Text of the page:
This movie is bonkers. It is unlike anything I’ve seen before, and I love it. It is one of the most realistic high school movies I’ve seen… until it isn’t. Very few movies can balance many genres as well as Assassination Nation. I would have no problem categorizing this movie under 20 different genres. Teen dramedy, horror, suspense, over the top action movie, character study, political satire, and comedy are all equally attributable to this film. This shouldn’t work. For a lot of people, it won’t work. It worked for me.
Some images and lines from this movie are unforgettable and incredibly poignant. “There are two types of people. The people who have accepted that privacy is dead, and the old people who try to fight it,” especially stands out. Just when this movie seems to be an average teen movie that sensationalizes sex and drinking, it subverts your expectations and has a mature take on the subject. For example, one of our main characters spends the first twenty or so minutes fantasizing with her friends about getting laid. It portrays sex as some “holy grail” that will solve everything and be perfect. Normal teenage movie stuff, right? Later that day, she goes to a party and gets wasted. Her crush gets equally drunk, and they have sex in the bedroom. It sensationalizes this moment as well, putting peppy pop music over it. You know where this is going. She runs out and high fives her friends and talks about how perfect it was. No. She sits on the bed alone and cries because it didn’t meet the ridiculous expectations that society has enforced. There are lots of very interesting ideas and subjects like nudity and how it should not be inherently sexual, teen romance, social media, pedophilia, transgender teens, redemption, self-value, and suicide. They don’t address them how you think they would though. It doesn’t tell you how you should think. It just gives you ideas and lets you decide. They sprinkle these in among the humor and the over-the-top violence to make these scenes more effective and accessible than if it was a completely serious drama.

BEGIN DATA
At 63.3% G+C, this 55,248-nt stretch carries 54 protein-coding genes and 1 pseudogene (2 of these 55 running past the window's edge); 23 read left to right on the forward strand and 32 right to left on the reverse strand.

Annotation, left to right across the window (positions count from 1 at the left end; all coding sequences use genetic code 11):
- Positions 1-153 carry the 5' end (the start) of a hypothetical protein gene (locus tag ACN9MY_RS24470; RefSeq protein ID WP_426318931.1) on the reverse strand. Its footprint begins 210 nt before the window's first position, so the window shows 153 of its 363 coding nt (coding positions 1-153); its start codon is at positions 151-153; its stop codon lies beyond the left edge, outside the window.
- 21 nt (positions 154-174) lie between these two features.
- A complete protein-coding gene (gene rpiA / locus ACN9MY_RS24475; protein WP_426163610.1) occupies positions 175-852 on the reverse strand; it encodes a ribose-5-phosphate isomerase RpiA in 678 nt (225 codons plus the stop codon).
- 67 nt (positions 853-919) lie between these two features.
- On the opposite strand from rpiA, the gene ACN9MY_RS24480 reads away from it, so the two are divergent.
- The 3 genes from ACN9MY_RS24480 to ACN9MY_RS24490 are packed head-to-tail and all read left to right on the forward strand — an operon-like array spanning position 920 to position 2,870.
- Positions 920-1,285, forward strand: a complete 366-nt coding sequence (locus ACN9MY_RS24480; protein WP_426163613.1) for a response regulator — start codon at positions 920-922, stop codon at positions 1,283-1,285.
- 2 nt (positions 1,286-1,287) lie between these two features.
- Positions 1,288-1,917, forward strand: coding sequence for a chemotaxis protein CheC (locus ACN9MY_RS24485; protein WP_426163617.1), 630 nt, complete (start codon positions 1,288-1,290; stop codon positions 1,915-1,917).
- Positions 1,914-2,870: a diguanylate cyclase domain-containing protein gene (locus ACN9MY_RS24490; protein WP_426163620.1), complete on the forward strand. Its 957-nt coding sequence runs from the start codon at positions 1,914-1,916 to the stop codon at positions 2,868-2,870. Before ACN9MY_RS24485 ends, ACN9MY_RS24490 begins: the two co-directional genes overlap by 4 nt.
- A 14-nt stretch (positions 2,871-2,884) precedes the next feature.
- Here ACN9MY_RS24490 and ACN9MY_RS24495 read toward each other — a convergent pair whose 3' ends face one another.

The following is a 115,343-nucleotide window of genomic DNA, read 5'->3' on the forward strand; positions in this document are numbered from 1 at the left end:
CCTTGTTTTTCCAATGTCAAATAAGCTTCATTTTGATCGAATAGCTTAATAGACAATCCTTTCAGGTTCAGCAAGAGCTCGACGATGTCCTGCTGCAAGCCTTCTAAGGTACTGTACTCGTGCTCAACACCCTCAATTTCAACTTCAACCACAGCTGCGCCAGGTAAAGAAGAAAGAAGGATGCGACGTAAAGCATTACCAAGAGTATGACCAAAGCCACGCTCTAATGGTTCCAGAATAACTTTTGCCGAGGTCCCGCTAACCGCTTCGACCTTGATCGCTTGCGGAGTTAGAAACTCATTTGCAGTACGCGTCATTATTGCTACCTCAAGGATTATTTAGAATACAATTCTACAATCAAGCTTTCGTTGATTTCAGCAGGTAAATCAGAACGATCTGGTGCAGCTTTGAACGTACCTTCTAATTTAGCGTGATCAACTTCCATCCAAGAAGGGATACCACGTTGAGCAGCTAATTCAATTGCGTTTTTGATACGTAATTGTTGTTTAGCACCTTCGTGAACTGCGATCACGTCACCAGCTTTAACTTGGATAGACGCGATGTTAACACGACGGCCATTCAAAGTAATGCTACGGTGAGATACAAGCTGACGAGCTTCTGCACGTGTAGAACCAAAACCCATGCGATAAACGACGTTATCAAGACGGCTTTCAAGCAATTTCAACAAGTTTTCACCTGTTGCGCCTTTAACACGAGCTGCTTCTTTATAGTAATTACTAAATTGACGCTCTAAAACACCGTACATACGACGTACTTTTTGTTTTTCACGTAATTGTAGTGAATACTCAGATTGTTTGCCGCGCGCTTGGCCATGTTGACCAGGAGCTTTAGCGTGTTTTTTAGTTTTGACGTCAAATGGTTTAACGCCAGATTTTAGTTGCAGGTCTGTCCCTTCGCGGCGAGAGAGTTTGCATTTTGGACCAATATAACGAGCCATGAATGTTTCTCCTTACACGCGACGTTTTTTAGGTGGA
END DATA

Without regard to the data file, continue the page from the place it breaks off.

Not only is this film incredibly poignant, it is a feast for the eyes. There is a three-minute shot of a home invasion that moves the camera around the house, and you can see different scenes unfold through the windows. It doesn’t cut when you think it will, and It elegantly moves thorough the house while displaying many different events. This one shot is worth the price of admission alone. The action is surprising and well shot as well. I love this movie, but there is a pretty big chance that you won’t. It’s a lot. The abundance of gore and disturbing scenes are huge turn-offs for most people, and the jarring changes of tones might lead people to believe that the film is messy and convoluted. I think the film uses the different tones to show the sadness and frustration that teens are compelled to hide by a happy exterior. I don’t know if that was intentional, but I like to think it was. Despite the exaggerated violence and the focus on bloody kickassery, this one of the most realistic depictions of technology, social media’s positives and negatives, and teenagers’ inner thoughts. I’m sure there is a lot more to uncover in this movie, and I can’t wait to watch it again.
(P.S: Hey marketing team, you need to reevaluate your business model. You opened wide, and you didn’t even crack the top ten? That is abysmal. Boo.)